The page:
Contemporary art can be shown to advantage in a variety of settings from modern to historic and two new galleries – within walking distance of each other in Mayfair, London – reinforce this, adding to the variety of international art spaces in the city, but also in their own way breaking current trends in galley design.
In October, the auction house Phillips opened its new HQ in Berkeley Square, London which includes an expansive double-height gallery space over most of the ground floor, with floor to ceiling windows that allows light into the gallery and also allows the visitor outside to be teased by the exhibition inside. Most galleries have discrete exteriors, keeping light out and maximising the amount of internal walls for display, with an entrance that reinforces the impression that visitors are entering a temple of art, whether the National Gallery in Trafalgar Square or the Saatchi in Chelsea. The constraints of Mayfair properties mean that most galleries have small street frontages, hiding deep spaces behind. In contrast, Phillips gallery space on a prominent corner of Berkeley Square breaks new ground and positively attracts visitors in; apparently in the first four days, 1000 people visited the gallery space.
The new space opened with an exhibition of contemporary sculpture; currently it is showing the photography of Steven Meisel and the space works well for both. Caroline Roux in the Daily Telegraph writes:
“We’re trying to blur the lines between being an exhibition space and an auction house here,” says Henry Allsopp, Phillips international director of contemporary and Latin American art, as he waltzes through a show of contemporary sculpture (A Very Short History of Contemporary Sculpture), curated by renowned Italian art curator Francesco Bonami, where a Charles Ray outsized figure of a small boy in powder blue shorts somehow sits comfortably between a hyper minimalist Sol Lewitt , a sensational series of Donald Judd boxes that climb up the wall and a scarily life-like delivery man by Duane Hanson. “Apparently Charles Ray once said he wanted to be in a show with Donald Judd and Duane Hanson,” announces Allsopp. “I bet he never thought it would happen.”
In contrast to this light contemporary design, 3 Grafton Street in Mayfair has a traditional discrete entrance and elaborate historic interiors. This is the antithesis of the contemporary designs of stripped pine or concrete floors with plain white walls and tracks of spotlights. Designed by Sir Robert Taylor, architect of the Bank of England, for the Duke of Grafton in 1767, the new gallery is a collaboration between de Pury de Pury and Kasia Kulczyk and will host three shows a year, the first of which is COLOUR-LIGHT-SPACE, the first major exhibition in the UK of one of Poland’s most important living artists, Wojciech Fangor. The historic interiors provide a rich setting for thirty Op Art paintings from the 1960’s and 1970’s from private collections from around the world.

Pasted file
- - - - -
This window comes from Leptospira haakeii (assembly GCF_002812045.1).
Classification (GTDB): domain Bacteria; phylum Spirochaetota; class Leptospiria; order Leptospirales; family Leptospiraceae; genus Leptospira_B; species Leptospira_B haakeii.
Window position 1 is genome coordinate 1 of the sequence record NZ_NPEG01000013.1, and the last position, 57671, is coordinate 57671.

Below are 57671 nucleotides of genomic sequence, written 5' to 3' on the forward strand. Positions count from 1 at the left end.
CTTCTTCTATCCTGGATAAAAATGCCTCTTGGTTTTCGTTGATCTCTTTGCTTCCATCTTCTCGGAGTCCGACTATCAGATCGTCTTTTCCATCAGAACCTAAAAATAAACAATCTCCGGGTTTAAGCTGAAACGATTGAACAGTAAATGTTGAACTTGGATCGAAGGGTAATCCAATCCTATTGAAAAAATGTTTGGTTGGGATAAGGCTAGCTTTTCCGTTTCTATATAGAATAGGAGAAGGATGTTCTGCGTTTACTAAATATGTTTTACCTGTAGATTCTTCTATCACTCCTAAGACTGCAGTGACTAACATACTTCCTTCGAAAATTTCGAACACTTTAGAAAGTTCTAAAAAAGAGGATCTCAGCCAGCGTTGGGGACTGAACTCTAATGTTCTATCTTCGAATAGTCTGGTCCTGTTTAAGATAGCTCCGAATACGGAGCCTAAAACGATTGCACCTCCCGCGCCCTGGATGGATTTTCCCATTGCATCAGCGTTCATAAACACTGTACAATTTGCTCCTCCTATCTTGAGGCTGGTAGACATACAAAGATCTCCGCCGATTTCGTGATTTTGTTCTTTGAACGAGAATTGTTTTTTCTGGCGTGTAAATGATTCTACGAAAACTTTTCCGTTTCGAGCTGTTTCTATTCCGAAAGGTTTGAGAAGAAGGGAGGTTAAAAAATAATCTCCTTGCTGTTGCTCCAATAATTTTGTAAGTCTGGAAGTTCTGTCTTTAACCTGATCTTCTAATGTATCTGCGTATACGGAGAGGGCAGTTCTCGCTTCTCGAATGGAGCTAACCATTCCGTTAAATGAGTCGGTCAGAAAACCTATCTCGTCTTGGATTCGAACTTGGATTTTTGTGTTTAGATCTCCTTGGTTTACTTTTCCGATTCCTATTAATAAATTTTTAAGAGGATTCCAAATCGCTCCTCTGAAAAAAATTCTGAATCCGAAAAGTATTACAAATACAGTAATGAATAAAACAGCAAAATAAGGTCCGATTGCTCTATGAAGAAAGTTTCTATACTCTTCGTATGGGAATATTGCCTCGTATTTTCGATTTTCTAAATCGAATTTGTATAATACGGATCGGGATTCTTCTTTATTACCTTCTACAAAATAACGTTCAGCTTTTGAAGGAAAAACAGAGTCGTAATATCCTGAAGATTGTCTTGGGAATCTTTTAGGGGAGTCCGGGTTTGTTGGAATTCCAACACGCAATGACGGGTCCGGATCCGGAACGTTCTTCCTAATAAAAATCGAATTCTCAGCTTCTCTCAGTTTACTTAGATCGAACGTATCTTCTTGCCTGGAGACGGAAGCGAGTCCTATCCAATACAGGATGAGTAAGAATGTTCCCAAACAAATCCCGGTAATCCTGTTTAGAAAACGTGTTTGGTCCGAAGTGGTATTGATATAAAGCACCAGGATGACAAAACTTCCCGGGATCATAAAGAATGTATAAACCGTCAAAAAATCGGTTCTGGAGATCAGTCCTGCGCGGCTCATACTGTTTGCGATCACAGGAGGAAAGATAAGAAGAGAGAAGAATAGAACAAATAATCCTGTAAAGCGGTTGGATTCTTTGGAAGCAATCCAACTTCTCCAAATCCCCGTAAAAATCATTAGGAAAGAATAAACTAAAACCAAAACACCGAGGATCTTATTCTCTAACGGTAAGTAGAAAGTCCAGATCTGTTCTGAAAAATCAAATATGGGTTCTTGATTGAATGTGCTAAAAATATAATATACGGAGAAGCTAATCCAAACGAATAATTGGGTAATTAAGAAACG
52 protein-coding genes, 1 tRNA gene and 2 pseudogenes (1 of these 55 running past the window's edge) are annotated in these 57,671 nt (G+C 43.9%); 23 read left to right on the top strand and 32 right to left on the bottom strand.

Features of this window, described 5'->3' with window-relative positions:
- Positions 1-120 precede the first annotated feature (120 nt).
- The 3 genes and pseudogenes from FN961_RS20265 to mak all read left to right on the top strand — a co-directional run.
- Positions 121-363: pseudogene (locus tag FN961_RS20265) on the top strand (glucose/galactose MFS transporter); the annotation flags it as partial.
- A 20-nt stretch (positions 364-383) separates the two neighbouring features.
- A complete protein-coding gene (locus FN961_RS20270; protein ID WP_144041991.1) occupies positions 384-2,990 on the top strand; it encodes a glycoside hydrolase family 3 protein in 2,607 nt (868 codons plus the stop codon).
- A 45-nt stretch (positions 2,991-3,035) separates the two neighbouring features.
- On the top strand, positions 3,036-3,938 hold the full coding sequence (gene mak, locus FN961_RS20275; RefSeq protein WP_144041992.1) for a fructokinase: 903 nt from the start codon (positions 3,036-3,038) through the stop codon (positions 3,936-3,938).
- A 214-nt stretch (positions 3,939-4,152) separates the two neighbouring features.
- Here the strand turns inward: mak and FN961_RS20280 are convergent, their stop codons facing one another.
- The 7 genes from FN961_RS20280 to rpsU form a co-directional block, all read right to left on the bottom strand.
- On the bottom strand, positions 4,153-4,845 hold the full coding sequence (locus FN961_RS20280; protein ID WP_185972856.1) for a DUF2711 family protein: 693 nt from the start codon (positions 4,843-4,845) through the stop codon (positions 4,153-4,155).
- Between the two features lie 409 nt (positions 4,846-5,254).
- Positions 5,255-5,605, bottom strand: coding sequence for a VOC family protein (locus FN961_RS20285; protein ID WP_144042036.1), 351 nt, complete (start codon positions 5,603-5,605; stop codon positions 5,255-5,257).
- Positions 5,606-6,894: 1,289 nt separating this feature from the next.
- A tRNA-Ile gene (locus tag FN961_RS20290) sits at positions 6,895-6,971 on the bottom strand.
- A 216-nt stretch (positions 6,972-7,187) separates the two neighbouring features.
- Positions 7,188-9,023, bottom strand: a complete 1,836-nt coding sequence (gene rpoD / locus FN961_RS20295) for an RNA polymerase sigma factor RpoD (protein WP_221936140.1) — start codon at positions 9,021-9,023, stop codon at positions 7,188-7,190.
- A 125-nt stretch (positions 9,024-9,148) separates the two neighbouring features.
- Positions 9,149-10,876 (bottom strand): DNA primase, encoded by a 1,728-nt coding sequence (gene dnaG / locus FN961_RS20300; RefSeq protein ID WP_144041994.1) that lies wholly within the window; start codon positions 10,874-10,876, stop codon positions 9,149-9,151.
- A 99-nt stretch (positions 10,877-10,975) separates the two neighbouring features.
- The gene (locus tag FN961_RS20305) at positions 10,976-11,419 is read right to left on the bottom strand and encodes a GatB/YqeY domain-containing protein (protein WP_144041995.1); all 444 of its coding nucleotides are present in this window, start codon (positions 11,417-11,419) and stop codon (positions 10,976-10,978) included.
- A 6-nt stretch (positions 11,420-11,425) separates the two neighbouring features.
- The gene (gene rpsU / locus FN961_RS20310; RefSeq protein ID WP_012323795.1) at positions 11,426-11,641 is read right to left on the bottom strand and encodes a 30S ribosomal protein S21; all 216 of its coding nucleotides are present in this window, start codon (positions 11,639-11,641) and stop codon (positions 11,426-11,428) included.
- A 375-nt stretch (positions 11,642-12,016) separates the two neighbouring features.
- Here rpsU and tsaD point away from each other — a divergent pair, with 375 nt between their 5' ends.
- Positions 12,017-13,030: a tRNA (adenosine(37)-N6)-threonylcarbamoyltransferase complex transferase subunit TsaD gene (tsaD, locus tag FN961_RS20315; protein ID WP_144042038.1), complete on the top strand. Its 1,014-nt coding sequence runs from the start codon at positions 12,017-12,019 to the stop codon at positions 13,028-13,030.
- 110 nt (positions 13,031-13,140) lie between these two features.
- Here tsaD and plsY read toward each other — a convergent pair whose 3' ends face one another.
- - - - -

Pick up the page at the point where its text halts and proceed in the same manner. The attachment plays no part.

“The exhibition of Fangor in a beautiful Georgian townhouse proves that the marriage between contemporary art and old architecture can be very successful, and the key is to mix quality with quality,” says Simon de Pury. “What could initially be perceived as two very contrasting things can in fact mutually enhance each other: Seeing great Old Master paintings, Renaissance bronzes, or 18th-century furniture in a white-cube environment can be equally exciting and stimulating. Seeing an artwork outside of its habitual environment makes you look at it differently and may make you appreciate it even more.”
Edwin Heathcote writing in the Financial Times highlights how the Phillips gallery is part of an international trend by auction houses to widen their remit and compete with museums and galleries, both private and public, as seen in London with the new S|2 gallery by Sotheby’s which currently has an extensive exhibition of the work of Italian artist Edoarda Emilia Maino, more commonly known as Dadamaino.
What the new gallery designs illustrate is that contemporary art can be shown in a variety of interiors, but that the sense of place or identity of the space is important to enhance the appreciation of the art, especially with competitive commercial galleries.